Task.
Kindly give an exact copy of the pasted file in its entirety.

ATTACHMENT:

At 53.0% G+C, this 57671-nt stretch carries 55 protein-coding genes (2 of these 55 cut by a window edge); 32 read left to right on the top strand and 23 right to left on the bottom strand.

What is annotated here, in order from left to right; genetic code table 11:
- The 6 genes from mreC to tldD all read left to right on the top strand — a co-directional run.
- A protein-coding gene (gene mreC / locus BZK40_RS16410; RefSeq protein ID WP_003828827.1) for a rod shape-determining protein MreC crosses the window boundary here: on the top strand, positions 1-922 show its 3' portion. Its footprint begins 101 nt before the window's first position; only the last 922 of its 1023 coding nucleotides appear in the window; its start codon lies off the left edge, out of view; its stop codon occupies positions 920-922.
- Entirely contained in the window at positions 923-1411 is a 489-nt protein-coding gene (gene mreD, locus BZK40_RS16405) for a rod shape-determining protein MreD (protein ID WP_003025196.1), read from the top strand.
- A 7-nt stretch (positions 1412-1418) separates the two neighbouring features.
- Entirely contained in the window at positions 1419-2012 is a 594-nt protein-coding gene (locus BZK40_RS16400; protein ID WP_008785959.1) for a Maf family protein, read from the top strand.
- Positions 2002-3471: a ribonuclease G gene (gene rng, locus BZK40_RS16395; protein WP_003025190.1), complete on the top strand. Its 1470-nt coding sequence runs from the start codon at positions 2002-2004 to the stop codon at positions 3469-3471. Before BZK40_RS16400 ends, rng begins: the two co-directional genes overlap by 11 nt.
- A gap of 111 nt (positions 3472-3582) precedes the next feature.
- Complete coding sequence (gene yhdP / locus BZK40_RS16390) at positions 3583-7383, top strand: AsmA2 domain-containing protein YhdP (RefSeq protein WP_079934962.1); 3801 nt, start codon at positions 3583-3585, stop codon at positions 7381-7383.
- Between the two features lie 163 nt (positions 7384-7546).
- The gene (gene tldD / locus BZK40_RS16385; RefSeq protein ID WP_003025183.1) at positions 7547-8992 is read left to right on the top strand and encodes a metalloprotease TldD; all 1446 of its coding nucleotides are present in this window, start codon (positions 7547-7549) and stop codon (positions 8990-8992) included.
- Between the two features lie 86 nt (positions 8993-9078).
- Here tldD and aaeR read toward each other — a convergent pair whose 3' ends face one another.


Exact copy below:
At 53.0% G+C, this 57671-nt stretch carries 55 protein-coding genes (2 of these 55 cut by a window edge); 32 read left to right on the top strand and 23 right to left on the bottom strand.

What is annotated here, in order from left to right; genetic code table 11:
- The 6 genes from mreC to tldD all read left to right on the top strand — a co-directional run.
- A protein-coding gene (gene mreC / locus BZK40_RS16410; RefSeq protein ID WP_003828827.1) for a rod shape-determining protein MreC crosses the window boundary here: on the top strand, positions 1-922 show its 3' portion. Its footprint begins 101 nt before the window's first position; only the last 922 of its 1023 coding nucleotides appear in the window; its start codon lies off the left edge, out of view; its stop codon occupies positions 920-922.
- Entirely contained in the window at positions 923-1411 is a 489-nt protein-coding gene (gene mreD, locus BZK40_RS16405) for a rod shape-determining protein MreD (protein ID WP_003025196.1), read from the top strand.
- A 7-nt stretch (positions 1412-1418) separates the two neighbouring features.
- Entirely contained in the window at positions 1419-2012 is a 594-nt protein-coding gene (locus BZK40_RS16400; protein ID WP_008785959.1) for a Maf family protein, read from the top strand.
- Positions 2002-3471: a ribonuclease G gene (gene rng, locus BZK40_RS16395; protein WP_003025190.1), complete on the top strand. Its 1470-nt coding sequence runs from the start codon at positions 2002-2004 to the stop codon at positions 3469-3471. Before BZK40_RS16400 ends, rng begins: the two co-directional genes overlap by 11 nt.
- A gap of 111 nt (positions 3472-3582) precedes the next feature.
- Complete coding sequence (gene yhdP / locus BZK40_RS16390) at positions 3583-7383, top strand: AsmA2 domain-containing protein YhdP (RefSeq protein WP_079934962.1); 3801 nt, start codon at positions 3583-3585, stop codon at positions 7381-7383.
- Between the two features lie 163 nt (positions 7384-7546).
- The gene (gene tldD / locus BZK40_RS16385; RefSeq protein ID WP_003025183.1) at positions 7547-8992 is read left to right on the top strand and encodes a metalloprotease TldD; all 1446 of its coding nucleotides are present in this window, start codon (positions 7547-7549) and stop codon (positions 8990-8992) included.
- Between the two features lie 86 nt (positions 8993-9078).
- Here tldD and aaeR read toward each other — a convergent pair whose 3' ends face one another.